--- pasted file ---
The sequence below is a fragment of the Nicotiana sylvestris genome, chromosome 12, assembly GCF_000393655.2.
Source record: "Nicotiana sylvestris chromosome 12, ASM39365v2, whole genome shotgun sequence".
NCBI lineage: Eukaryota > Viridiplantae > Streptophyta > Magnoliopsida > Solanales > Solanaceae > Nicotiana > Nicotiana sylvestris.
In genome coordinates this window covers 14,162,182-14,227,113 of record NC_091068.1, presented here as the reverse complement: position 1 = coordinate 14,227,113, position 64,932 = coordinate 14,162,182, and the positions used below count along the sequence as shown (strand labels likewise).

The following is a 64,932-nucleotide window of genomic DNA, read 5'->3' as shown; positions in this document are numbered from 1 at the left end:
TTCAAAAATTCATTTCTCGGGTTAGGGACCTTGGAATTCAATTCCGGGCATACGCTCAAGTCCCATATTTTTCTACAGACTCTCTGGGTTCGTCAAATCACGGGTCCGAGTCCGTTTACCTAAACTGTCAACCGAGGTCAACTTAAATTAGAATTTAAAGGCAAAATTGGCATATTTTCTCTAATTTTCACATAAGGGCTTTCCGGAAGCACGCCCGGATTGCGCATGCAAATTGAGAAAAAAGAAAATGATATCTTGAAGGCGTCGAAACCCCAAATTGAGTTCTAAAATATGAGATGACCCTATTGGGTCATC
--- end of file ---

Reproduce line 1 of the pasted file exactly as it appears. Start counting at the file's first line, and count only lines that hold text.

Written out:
The sequence below is a fragment of the Nicotiana sylvestris genome, chromosome 12, assembly GCF_000393655.2.